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  • Writer's pictureDebby Palencia

Preparing your home for a new puppy

Congratulations on welcoming a new puppy into your family! 

Now is the time to prepare for your puppy's arrival! Start by selecting a veterinarian and purchasing all the necessities. But, after the fun part of choosing a cute collar and getting a name tag engraved, it’s time to get down to business by puppy proofing your home. 

Preparing your home for a puppy is very much like preparing your house for a curious toddler! Make sure your environment is as safe as possible by reviewing our checklist below.

        New Puppy Home Preparation Checklist:

  • Unplug electrical cords, move them out of reach, or string them through cord concealers. Chewing these hazards can  burn the mouth or cause electrical shock.

  • Keep cleaning supplies in high cabinets or secured behind doors with childproof latches. When using any chemicals, make sure the puppy is kept out of the area, so he won’t be affected by the vapors given off by chemicals or lick the chemicals from wet surfaces.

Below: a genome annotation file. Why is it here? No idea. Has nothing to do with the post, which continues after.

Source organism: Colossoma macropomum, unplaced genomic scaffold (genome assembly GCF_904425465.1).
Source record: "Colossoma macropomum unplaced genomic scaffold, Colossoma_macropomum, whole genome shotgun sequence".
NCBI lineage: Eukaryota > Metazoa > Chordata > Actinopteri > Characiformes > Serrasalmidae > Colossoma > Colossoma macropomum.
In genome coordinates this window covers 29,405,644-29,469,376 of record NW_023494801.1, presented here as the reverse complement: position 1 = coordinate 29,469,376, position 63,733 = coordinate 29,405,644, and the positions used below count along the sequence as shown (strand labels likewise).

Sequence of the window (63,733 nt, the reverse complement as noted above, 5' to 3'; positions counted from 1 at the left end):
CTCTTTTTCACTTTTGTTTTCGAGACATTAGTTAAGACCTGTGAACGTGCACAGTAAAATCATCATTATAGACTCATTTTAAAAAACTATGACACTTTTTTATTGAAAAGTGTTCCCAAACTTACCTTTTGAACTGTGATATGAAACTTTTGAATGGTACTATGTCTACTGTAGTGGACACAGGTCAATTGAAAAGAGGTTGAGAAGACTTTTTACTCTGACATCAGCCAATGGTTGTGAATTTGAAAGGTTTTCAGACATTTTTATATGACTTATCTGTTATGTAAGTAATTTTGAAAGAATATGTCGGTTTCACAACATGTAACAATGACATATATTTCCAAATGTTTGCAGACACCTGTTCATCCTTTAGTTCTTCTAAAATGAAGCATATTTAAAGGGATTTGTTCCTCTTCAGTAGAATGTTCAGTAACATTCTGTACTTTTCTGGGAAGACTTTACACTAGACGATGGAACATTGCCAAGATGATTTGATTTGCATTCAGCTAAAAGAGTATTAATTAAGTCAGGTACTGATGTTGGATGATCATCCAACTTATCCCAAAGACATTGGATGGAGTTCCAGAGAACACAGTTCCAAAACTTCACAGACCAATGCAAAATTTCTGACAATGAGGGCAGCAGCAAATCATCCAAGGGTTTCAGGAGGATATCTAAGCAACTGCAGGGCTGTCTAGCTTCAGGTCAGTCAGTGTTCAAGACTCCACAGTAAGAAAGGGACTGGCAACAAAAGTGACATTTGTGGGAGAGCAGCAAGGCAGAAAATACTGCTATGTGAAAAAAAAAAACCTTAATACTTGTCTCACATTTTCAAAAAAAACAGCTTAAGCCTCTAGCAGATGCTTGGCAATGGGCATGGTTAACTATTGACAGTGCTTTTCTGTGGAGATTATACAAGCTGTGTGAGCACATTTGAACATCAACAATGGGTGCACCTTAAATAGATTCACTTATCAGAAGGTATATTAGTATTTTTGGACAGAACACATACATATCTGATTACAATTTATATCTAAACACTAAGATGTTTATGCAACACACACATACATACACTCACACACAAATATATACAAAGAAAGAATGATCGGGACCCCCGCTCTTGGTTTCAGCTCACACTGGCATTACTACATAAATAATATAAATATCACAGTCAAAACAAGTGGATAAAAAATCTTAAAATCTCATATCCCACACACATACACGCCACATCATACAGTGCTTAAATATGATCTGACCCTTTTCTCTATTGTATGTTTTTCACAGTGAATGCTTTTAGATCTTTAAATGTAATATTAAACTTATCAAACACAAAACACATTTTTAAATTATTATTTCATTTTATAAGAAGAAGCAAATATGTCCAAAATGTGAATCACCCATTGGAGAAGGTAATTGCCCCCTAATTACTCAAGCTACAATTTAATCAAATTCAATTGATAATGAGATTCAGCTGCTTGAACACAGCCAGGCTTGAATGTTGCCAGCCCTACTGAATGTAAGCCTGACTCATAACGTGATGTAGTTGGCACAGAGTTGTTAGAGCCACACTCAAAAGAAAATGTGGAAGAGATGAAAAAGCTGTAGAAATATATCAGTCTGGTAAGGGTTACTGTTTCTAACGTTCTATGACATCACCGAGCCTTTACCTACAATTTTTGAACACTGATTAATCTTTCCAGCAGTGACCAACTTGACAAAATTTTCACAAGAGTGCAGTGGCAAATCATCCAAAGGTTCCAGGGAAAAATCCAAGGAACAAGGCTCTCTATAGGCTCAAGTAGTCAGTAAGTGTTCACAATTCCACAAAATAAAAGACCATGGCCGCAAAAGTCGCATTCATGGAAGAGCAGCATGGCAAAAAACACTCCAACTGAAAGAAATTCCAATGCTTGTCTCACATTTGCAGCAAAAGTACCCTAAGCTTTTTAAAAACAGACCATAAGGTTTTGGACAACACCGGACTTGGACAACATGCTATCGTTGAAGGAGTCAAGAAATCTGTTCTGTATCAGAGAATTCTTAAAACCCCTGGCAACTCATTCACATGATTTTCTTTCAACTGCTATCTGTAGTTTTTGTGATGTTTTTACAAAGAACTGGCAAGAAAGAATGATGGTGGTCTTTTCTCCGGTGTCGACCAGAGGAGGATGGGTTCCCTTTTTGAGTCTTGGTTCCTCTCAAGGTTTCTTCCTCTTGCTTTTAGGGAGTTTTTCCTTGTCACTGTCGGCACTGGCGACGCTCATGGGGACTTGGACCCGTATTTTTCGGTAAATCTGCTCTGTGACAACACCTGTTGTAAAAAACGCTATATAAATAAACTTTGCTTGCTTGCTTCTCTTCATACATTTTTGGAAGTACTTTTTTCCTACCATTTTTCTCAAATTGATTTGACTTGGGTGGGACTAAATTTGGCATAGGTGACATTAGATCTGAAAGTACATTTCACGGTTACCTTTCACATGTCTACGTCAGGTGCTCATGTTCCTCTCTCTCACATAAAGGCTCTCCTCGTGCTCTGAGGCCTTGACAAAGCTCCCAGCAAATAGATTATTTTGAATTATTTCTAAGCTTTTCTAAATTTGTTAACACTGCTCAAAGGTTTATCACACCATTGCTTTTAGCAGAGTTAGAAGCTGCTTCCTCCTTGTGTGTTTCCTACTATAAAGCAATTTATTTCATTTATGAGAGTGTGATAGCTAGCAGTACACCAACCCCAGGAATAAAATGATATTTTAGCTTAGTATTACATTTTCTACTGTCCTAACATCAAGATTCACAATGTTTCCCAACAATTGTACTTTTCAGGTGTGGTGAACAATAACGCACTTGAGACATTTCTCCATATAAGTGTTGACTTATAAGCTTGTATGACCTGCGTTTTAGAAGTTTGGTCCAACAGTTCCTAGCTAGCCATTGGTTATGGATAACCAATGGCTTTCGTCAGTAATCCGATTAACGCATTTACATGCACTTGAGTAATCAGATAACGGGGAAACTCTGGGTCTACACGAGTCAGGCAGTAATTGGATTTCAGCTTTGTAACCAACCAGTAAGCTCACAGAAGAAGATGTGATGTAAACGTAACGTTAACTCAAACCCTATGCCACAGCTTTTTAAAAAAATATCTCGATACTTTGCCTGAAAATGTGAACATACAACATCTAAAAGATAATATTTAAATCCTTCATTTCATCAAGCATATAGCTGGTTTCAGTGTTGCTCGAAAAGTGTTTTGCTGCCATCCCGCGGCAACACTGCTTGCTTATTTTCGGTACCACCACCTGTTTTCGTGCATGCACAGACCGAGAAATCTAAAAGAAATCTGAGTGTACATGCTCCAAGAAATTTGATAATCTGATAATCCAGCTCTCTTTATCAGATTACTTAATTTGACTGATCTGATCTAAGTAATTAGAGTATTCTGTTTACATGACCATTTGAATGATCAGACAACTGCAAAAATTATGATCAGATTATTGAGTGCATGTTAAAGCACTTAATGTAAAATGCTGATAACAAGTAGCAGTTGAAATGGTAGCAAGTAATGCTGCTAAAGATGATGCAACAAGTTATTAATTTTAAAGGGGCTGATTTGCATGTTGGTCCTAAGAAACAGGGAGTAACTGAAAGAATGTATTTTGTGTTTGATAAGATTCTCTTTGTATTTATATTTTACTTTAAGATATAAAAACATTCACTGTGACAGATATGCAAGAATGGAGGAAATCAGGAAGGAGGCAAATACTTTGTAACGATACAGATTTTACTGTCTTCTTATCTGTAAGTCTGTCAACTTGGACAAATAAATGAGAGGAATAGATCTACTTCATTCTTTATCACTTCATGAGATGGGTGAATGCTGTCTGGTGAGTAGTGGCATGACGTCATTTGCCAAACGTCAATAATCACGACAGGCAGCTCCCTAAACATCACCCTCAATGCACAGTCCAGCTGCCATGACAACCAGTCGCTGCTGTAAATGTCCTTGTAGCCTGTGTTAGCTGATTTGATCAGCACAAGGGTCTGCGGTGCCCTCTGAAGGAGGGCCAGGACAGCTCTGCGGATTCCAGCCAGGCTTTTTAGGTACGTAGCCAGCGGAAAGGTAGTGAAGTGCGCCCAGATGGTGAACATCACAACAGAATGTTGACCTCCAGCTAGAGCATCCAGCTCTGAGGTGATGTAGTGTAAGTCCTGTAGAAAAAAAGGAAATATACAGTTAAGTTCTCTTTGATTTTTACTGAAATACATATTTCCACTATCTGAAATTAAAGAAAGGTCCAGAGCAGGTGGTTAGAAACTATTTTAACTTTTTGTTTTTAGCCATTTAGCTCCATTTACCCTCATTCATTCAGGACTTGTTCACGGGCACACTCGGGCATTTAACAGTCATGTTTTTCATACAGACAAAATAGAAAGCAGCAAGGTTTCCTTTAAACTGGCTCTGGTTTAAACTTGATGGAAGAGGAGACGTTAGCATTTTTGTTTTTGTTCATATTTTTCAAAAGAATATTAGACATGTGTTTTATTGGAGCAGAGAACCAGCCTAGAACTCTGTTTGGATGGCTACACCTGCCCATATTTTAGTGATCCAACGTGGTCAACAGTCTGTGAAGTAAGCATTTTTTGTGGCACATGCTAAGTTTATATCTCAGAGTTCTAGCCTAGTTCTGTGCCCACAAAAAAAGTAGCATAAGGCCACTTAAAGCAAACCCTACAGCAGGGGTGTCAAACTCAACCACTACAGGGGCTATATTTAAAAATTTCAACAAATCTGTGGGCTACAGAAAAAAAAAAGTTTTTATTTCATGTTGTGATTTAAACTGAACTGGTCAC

• Put all medications away. Avoid keeping medications (even those in pill bottles or dispensers) on low tables, bathroom counters or night tables, where the puppy can easily get to them.

  • Keep toilet lids closed, so the puppy won’t drink out of the toilet or fall in.

  • Keep doors and windows closed at all times, so the puppy can’t escape or fall out. Secure the cords that raise blinds, so the puppy won't get them caught around its neck.

  • Put away small items that are choking hazards, including coins, paper clips, rubber bands, and jewelry, to prevent the puppy from choking on them.

  • Keep all sharp objects out of your dog’s reach, including knives, scissors, razors, and tools.

  • Secure trashcans. Puppies are attracted to the smells coming from garbage and garbage can upset their tummies or may even be poisonous.

  • Move or remove poisonous houseplants, so the puppy can’t eat them.

  • Avoid feeding a puppy food from the table. Pups may look adorable as they beg for food, but many human foods are not good for them. Pay special attention to sugarless gum, chocolate, raisins, and other foods that are especially poisonous to dogs.  

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